Ensure that the people they employ are suitable and understand their role and responsibility Provide appropriate training and development for their employees to strengthen their skills Have policies and procedures in place to cover any dangerous or discriminatory behaviour

Nursing and Midwifery Council code of Practice
You must make the care of the person you care for your primary concern. You have a duty of care always to them. You are personally accountable for your actions or inactions in your work life always.

Valuing and Respecting Service Users
Values guide the way we live our lives and the decisions we make. A value is defined as something that we hold dear, those characters or behaviours which we consider to be of importance. Everyone has the right to be valued and respected for their own individuality. We should take the service user’s feelings, needs, thoughts, ideas, wishes and preferences into consideration. It means taking all of these seriously and giving them worth and value. Giving someone respect seems similar to valuing them and their thoughts, feelings, etc. It also includes acknowledging them, listening to them, being truthful with them, and accepting their individuality and differences.

Treat others how you would want yourself or a relative to be treated.

Valuing Adults
Listen to the service user, ask them what they want and how they want to do it, then help them to achieve it.

Do not automatically do things for the service user; allow them to do things for themselves and aide when required

Be flexible allow service user to decide when they want to do things such as
eating, going to bed, getting up.

Valuing children
Acknowledge them
When you communicate with a child come down to their level

Treat them as equals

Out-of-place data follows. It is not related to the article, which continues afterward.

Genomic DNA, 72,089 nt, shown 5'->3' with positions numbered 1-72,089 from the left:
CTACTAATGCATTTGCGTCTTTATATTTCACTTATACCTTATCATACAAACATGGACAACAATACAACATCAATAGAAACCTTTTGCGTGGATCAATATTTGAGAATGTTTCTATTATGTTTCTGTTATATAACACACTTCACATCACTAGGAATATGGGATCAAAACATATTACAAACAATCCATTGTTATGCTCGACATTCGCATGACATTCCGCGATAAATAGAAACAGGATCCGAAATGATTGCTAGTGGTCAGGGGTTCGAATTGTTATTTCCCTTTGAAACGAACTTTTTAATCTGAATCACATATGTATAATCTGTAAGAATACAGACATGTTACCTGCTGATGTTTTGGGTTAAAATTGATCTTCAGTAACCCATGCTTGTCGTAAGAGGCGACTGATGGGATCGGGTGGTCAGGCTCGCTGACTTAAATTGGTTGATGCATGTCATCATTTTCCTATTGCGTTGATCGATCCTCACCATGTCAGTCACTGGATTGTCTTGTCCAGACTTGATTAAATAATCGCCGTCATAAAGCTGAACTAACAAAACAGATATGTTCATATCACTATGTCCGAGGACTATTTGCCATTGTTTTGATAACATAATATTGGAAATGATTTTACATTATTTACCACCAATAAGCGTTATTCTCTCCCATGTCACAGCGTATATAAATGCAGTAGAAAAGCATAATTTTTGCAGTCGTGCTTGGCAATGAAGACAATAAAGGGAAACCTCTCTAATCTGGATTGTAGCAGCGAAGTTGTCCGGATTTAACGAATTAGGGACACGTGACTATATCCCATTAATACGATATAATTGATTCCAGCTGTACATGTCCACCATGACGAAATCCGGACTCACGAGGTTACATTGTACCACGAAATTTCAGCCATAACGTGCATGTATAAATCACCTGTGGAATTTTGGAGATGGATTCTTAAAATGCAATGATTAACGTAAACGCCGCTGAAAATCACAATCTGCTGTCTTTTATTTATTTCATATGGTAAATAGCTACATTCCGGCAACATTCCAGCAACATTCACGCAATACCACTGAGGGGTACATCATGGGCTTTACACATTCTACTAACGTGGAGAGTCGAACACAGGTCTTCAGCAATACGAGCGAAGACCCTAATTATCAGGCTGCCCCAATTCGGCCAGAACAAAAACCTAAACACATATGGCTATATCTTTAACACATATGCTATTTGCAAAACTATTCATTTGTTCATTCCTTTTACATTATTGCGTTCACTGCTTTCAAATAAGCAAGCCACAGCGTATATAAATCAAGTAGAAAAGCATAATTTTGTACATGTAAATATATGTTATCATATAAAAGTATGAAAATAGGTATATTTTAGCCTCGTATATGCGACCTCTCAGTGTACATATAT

Encourage them to do things for themselves

Be patient
The importance of a person-centred approach is to ensure the service user is thought of first before anyone else. Also it makes sure that the knowledge that a service user has about what they want and need, then provides information about what is the best thing to do. As a carer you should focus on the wants, wishes and needs of the service user. If you are having a bad day this is nothing to do with the service user, they do not need to be bothered by your problems, they are your focus while you are with them




Confidentiality is identified in Article 8 (Right to respect for private and family life) of the European Convention of Human Rights which states: 1: Everyone has the right to respect for his private and family life, his home and his correspondence. 2: There shall be no interference by a public authority with the exercise of this right except such as is in accordance with the law and is necessary in a democratic society in the interests of national security, public safety or the economic well-being of the country, for the prevention of disorder or crime, for the protection of health or morals, or for the protection of the rights and freedoms of others.’ We all have an expectation that private information will not be used or disclosed without our knowledge or consent. Service users’ right to privacy and the staff’s duty of confidentiality apply regardless of the form in which information is held or communicated, for example electronic, paper, photographic. When you keep information confidential you build up a trust with the service user who then feels valued as a person